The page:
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Fed to pare back 'Volcker rule' to expand bank investment in venture capital, securitized loans

Brian Cheung
Reporter
The Federal Reserve seal is seen during Chairman Jerome Powell news conference following the two-day meeting of the Federal Open Market Committee (FOMC) meeting on interest rate policy in Washington, U.S., January 29, 2020. REUTERS/Yuri Gripas

The Federal Reserve is proposing tweaks to a key post-crisis bank regulation that would allow banks to be more active in risky markets like start-up investments and securitized loans.

The new regulatory proposal would expand the Volcker rule’s exemptions to allow banks to own stakes in or operate venture capital funds and credit funds. The Fed will solicit public comment before it finalizes the rule.

The Volcker rule was part of the Dodd-Frank financial regulatory package enacted into law in 2010. The regulation was named after former Fed Chairman Paul Volcker, who wanted to discourage banks from taking on excessive risk for profit-taking that did not ultimately benefit their customers.

The regulation prohibited U.S. banks from engaging in short-term proprietary trading of securities, derivatives, and commodities. The rule also limited banks from owning “covered funds” that in many cases involve pooled investment vehicles. 

Under the proposed changes announced Thursday, the Fed plans on shrinking the “covered funds” that face Volcker rule restrictions. Fed Chairman Jerome Powell said the intent behind the Volcker rule is the “right one,” but said regulators have room to simplify compliance.

“We have learned that a simpler, clearer approach to implementing the rule makes it easier for both banks and regulators to carry out the intent of the rule,” Powell said Thursday. “We have already taken several steps in that direction and the proposal before us continues that work.”

Venture capital and CLOs

The regulatory change would allow banks to acquire or retain ownership interests in venture capital funds, or pools of investment for small businesses and start-ups. Under the existing rule, banks could invest in businesses but faced restrictions on directly owning a venture capital fund that invests in businesses.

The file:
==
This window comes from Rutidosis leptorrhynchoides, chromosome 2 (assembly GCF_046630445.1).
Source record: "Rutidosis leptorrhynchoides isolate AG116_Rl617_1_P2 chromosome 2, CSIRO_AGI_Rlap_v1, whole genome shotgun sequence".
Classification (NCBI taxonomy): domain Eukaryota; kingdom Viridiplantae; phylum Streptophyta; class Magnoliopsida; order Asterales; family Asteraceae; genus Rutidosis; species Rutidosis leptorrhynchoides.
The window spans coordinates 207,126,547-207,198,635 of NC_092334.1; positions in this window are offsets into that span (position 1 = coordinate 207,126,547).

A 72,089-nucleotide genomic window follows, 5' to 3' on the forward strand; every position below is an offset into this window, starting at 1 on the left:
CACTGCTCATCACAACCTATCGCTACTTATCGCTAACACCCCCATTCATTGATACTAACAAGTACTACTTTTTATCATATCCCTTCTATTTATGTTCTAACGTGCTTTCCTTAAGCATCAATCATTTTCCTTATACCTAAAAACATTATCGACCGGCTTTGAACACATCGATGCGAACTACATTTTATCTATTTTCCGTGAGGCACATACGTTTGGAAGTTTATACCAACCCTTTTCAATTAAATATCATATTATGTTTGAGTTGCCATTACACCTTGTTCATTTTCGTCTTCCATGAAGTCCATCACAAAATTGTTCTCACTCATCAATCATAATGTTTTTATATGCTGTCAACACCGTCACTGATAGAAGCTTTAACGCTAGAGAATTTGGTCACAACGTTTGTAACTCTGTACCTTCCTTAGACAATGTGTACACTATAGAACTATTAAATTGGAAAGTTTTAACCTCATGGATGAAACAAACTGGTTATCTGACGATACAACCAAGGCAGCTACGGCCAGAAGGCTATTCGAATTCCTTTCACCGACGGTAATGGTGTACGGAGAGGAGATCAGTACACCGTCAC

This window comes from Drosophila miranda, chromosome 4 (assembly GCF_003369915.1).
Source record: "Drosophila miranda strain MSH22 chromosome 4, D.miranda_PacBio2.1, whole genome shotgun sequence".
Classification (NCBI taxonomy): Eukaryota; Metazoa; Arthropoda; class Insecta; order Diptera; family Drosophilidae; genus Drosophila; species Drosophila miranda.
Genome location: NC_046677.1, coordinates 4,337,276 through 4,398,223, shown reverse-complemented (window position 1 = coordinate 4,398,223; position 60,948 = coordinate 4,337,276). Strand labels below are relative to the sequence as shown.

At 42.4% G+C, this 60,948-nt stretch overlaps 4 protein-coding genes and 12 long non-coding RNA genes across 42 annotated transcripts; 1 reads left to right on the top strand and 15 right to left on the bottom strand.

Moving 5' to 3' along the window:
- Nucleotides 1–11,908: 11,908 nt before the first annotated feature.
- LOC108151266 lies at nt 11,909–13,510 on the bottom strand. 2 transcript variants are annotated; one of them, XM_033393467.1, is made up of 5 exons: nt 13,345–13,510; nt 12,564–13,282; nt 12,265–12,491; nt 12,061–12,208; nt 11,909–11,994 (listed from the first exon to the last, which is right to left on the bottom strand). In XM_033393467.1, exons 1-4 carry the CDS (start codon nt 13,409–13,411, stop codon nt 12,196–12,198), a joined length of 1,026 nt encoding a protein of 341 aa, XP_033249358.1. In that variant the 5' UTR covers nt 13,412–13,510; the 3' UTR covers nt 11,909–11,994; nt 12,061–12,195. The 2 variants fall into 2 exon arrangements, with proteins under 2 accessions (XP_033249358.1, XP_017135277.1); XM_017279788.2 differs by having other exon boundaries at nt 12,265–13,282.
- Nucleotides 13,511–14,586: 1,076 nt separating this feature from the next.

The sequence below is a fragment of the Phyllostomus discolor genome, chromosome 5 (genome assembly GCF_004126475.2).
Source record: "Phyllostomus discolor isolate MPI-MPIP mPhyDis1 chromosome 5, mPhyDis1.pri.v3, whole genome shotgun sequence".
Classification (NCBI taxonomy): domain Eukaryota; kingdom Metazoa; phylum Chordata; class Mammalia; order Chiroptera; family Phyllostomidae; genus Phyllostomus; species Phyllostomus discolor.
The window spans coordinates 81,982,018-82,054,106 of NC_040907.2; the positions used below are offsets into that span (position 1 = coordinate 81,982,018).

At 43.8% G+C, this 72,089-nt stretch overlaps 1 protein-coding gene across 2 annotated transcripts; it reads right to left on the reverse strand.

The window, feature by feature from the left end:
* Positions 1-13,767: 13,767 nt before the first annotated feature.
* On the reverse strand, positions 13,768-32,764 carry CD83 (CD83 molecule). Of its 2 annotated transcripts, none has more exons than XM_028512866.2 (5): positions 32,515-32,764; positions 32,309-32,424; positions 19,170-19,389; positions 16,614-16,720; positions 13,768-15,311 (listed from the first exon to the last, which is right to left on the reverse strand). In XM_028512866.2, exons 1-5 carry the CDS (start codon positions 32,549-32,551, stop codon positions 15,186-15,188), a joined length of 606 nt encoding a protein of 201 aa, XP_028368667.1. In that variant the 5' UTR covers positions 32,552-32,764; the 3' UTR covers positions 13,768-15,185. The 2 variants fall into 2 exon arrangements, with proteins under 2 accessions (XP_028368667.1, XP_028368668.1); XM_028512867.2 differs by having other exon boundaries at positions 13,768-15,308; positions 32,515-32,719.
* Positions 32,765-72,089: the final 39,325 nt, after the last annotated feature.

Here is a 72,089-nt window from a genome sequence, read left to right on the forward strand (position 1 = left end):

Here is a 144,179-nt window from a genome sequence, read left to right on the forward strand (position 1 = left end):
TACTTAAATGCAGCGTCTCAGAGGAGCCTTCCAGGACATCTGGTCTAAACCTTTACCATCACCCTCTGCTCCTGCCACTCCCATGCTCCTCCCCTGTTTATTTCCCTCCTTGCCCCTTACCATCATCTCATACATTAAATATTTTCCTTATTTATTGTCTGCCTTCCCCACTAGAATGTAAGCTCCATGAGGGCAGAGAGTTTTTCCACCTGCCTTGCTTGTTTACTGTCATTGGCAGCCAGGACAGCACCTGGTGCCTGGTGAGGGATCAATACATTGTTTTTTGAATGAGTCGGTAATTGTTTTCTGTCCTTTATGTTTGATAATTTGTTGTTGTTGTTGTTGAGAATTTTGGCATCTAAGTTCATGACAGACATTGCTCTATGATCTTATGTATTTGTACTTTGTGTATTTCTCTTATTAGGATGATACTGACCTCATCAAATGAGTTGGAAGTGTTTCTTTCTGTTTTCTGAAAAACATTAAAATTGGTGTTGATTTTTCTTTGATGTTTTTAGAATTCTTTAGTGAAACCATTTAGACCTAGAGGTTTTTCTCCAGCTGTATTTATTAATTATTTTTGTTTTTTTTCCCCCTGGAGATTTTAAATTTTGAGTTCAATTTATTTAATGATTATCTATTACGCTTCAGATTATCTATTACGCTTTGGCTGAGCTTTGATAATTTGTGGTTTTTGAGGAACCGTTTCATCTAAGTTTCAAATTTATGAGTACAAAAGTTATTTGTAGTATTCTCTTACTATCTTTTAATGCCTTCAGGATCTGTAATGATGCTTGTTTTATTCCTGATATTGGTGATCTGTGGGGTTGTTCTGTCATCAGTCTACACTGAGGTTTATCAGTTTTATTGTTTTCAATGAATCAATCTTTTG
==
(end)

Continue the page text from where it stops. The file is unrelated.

The rule change would also give banks more leeway to invest or sponsor credit funds that make loans, invest in debt securities, or extend credit. One implication of this rule change would be greater bank activity in the market for collateralized loan obligations (CLO), where banks were previously barred from involving themselves with CLO funds that included a debt component.

The proposed change would allow banks to have direct ties to “qualifying” credit funds that have loans, debt instruments, and even some interest rate or foreign exchange derivatives. 

The Fed says banks will still be barred from any funds that do proprietary trading and will face restrictions on when it can bail out failing funds. Fed staff also reiterated that capital requirements will still fully apply to banks and that risk retention rules in the original rule are still in place.

Brainard dissents

Lael Brainard, member of the Board of Governors of the Federal Reserve System leaves the three-day "Challenges for Monetary Policy" conference in Jackson Hole, Wyoming, U.S., August 23, 2019. REUTERS/Jonathan Crosby

The changes were not universally embraced by those within the Fed. Governor Lael Brainard, an Obama-era appointee who has dissented on other regulatory changes in previous years, voted against the proposal.

“I am concerned that several of the proposed changes will weaken core protections in the Volcker rule and enable banking firms again to engage in high-risk activities related to covered funds,” Brainard said. 

Randal Quarles, who was appointed by the Trump administration to be the Fed’s vice chairman of supervision, has been heading the efforts to pare back post-crisis regulations. 

“[I]t is inescapable that compliance and enforcement have been difficult and can be simplified for both banking entities and regulators,” Quarles said Thursday.

Since the Volcker rule’s inception, regulators have wrestled with the private industry and with one another. Implementing the rule turned out to be a challenge; even though it was signed into law in 2010, it took five years to finalize and apply the regulations.

Revisions were already proposed by regulators in the middle of last year aimed at reducing compliance burden, which Compass Point’s Isaac Boltansky described as “directional positive for the banking industry.”

“[T}he forthcoming ‘covered funds’ warrants watching as it could ultimately impact investment flows and capital formation,” Boltansky wrote Jan. 27.

Brian Cheung is a reporter covering the banking industry and the intersection of finance and policy for Yahoo Finance. You can follow him on Twitter @bcheungz.

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